It seemed like forever before the ambulance arrived, but was probably only ten minutes or so. As they were taking her out the door, one of the paramedics told me to take my time getting to the hospital, as it would be twenty minutes or so before they got her there and into the emergency room. I got dressed, texted then called our son-in-law, Sean, told him what was going on, and told him to call our daughter, Tracey. Both were out of town. Sean and our grandson Sawyer in San Antonio for the All American Combine—a football thing—and Tracey and our granddaughter, Savannah, were in New York, enjoying a holiday break mini-vacation. Tracey and savannah were due back Thursday. Sean and Sawyer wouldn’t be home until Saturday.

When I arrived at the hospital and found Sherry, a doctor met me immediately and showed me a CT scan that showed a large amount of blood on Sherry’s brain. He said they needed to operate as soon as possible. They asked Sherry if she would consent, and she didn’t want them to operate. Who would? I was astounded they would even ask her. I mean, really? Her brain was not functioning properly! When they turned to me and asked if I wanted to make the decision, I said, “Yes.” Then they asked if I would consent to the operation. Again, I said yes. Within a matter of minutes all the forms were signed, and they wheeled her away. As I signed the last form a nurse asked if I understood the forms. I said, “You’re kidding, right?”

I was directed to a waiting room and told the surgery would take about two hours, and they would let me know when she was out of the operating room. I sat there alone and dazed in a world that was very silent and very still. It felt as though my world had literally stopped turning.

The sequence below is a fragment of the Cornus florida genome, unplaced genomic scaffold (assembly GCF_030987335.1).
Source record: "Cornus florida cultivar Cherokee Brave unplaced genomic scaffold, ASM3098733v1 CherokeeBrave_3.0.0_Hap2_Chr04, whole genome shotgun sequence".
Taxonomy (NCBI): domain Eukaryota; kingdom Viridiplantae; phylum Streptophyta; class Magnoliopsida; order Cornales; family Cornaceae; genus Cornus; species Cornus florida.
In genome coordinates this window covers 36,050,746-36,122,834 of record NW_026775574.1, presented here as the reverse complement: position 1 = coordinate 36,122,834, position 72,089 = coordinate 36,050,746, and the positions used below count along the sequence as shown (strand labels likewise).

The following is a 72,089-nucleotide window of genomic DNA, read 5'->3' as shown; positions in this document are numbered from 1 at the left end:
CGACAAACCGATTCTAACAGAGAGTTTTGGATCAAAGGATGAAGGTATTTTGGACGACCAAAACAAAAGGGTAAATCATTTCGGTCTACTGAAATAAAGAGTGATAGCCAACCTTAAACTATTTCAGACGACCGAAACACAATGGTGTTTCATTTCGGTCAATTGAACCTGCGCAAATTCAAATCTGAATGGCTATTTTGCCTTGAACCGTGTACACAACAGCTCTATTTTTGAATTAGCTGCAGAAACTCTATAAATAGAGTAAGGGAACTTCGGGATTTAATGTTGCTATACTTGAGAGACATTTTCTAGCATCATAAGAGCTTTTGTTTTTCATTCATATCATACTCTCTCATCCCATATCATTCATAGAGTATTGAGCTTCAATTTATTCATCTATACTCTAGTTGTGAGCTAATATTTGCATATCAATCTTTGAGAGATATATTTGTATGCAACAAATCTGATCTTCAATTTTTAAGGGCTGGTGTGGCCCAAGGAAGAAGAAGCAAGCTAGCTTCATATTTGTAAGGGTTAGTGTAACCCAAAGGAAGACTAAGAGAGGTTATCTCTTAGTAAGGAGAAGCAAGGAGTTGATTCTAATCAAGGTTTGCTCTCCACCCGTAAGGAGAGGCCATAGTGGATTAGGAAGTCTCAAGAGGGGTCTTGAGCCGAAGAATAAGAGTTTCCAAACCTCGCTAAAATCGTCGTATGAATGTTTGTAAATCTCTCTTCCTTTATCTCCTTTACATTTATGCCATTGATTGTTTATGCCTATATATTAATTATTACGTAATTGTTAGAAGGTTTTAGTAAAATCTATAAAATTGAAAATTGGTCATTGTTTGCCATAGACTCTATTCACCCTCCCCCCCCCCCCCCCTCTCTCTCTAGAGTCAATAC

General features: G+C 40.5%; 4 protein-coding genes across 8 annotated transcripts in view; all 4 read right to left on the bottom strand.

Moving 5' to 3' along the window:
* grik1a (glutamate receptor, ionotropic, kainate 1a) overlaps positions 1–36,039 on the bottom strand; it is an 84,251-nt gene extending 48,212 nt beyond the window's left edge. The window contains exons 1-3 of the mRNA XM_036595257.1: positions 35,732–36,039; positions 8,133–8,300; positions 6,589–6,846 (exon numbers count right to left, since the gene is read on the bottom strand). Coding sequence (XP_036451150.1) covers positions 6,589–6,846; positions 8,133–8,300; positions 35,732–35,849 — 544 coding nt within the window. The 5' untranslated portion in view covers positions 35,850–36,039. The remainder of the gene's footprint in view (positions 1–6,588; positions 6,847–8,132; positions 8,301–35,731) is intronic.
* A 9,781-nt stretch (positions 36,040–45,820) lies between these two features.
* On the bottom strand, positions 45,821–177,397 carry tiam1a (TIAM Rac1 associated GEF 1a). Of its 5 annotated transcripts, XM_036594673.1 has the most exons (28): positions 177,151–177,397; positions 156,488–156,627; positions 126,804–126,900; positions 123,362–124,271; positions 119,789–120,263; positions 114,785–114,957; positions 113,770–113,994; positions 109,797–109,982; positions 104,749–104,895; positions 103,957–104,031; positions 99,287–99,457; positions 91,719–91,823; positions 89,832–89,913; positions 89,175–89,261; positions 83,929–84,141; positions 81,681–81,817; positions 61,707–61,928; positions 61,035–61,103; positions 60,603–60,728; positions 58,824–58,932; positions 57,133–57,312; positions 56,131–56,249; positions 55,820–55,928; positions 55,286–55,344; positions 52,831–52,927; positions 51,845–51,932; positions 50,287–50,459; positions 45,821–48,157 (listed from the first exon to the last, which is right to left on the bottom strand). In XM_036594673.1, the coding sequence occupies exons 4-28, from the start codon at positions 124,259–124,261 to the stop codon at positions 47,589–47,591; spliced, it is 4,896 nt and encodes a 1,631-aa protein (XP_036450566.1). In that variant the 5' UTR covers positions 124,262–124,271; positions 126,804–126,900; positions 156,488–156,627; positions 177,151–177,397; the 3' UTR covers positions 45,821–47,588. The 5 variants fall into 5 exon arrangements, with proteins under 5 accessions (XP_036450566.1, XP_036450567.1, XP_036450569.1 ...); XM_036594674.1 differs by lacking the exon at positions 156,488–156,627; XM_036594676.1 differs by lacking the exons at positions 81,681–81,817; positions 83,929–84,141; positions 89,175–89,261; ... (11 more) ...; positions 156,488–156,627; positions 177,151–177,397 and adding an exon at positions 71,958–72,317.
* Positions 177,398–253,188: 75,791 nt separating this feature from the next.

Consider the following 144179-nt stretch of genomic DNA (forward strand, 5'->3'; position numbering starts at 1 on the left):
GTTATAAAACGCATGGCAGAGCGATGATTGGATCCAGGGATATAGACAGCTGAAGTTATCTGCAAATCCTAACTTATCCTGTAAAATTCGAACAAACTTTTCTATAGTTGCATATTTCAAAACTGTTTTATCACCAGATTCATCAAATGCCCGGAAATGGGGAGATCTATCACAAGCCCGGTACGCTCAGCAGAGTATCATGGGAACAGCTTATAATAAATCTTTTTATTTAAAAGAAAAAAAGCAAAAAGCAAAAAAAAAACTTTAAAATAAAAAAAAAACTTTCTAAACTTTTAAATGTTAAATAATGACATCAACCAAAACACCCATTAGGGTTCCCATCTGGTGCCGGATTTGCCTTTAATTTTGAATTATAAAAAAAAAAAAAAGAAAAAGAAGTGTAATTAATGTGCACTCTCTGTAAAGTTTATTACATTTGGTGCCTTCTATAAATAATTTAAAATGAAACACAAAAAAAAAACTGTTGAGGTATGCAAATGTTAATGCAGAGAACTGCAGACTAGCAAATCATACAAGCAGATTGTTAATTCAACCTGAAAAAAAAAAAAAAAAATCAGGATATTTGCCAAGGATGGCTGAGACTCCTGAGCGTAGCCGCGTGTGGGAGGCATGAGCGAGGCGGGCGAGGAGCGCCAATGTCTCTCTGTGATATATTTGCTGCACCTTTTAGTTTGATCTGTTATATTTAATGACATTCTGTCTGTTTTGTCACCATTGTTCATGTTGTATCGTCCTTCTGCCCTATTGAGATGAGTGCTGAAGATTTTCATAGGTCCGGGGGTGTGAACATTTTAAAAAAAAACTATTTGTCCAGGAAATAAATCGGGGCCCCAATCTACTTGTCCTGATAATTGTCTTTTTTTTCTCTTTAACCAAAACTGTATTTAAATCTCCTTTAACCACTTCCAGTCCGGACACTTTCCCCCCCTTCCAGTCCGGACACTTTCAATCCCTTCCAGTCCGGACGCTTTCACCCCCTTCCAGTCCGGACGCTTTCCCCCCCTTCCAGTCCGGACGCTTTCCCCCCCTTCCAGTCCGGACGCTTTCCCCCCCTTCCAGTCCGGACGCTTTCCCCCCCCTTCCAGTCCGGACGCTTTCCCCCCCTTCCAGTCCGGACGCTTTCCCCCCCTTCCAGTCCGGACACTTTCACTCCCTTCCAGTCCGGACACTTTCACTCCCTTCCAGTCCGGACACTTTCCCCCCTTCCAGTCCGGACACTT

I had only one phone number in my contacts; Jaylynn, a friend from our workout class at the gym, so I texted her at around 8:30 AM, or so, and stated simply, “I need some help. Longview Regional. I can’t talk. Too upset.” Yes, I know I talk like I’m tough as nails and make people think I can handle anything but, well, I guess neither is true when something like this happens. She didn’t get the text until about 9:15—she was in our exercise class—but as soon as she found out and texted back, she said she was on her way.

Of course, I couldn’t know all the things that were taking place. I’d gone outside to take a phone call from Sean’s dad, Danny, after I talked to him, and I was standing outside trying to get my thoughts together, I looked up to see one of Tracey’s friends, JoCarol, coming toward me. My mind said, Oh my God. My heart said, Thank you, Jesus. I hardly knew JoCarol but at that moment she became one of my dearest friends and she will ever be so. She gave me a hug—I have no idea what she said to me—then we went inside, and we talked. After a few minutes, the words started to make sense and we talked.  Mostly about football and the Lobos (her son, Parker, is one of Sawyer’s best friends, and plays on the team.) The team, the Lobos, for those who don’t know, are the 2018, 6A Division II State Champions in Texas high school football. Sawyer is a defensive tackle, and Parker is the center. Both are juniors, and I’ve already told them I expect a repeat next season.

Jaylynn showed up shortly after JoCarol did, and so I had friends at my side. I will be forever grateful to these two wonderful ladies.